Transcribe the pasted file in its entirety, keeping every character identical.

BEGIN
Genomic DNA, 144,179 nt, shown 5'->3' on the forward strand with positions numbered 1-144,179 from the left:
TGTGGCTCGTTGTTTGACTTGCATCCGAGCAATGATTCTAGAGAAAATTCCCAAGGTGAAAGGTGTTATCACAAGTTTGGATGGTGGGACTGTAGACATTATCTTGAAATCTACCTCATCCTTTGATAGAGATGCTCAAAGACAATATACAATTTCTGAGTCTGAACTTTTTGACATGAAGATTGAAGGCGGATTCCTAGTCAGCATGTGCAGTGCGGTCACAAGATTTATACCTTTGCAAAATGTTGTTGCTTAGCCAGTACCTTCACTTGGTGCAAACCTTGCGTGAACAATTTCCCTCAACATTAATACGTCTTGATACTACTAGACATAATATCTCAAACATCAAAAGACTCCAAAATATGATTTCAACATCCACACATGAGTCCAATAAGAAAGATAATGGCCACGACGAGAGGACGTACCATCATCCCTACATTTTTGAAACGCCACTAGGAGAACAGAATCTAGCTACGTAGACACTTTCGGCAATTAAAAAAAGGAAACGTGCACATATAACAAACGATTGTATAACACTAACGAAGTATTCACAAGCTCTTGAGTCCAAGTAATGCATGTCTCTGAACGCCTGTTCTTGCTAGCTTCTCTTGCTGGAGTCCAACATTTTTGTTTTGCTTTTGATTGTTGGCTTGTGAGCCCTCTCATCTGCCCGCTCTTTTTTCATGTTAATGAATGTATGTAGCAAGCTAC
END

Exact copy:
Genomic DNA, 144,179 nt, shown 5'->3' on the forward strand with positions numbered 1-144,179 from the left:
TGTGGCTCGTTGTTTGACTTGCATCCGAGCAATGATTCTAGAGAAAATTCCCAAGGTGAAAGGTGTTATCACAAGTTTGGATGGTGGGACTGTAGACATTATCTTGAAATCTACCTCATCCTTTGATAGAGATGCTCAAAGACAATATACAATTTCTGAGTCTGAACTTTTTGACATGAAGATTGAAGGCGGATTCCTAGTCAGCATGTGCAGTGCGGTCACAAGATTTATACCTTTGCAAAATGTTGTTGCTTAGCCAGTACCTTCACTTGGTGCAAACCTTGCGTGAACAATTTCCCTCAACATTAATACGTCTTGATACTACTAGACATAATATCTCAAACATCAAAAGACTCCAAAATATGATTTCAACATCCACACATGAGTCCAATAAGAAAGATAATGGCCACGACGAGAGGACGTACCATCATCCCTACATTTTTGAAACGCCACTAGGAGAACAGAATCTAGCTACGTAGACACTTTCGGCAATTAAAAAAAGGAAACGTGCACATATAACAAACGATTGTATAACACTAACGAAGTATTCACAAGCTCTTGAGTCCAAGTAATGCATGTCTCTGAACGCCTGTTCTTGCTAGCTTCTCTTGCTGGAGTCCAACATTTTTGTTTTGCTTTTGATTGTTGGCTTGTGAGCCCTCTCATCTGCCCGCTCTTTTTTCATGTTAATGAATGTATGTAGCAAGCTAC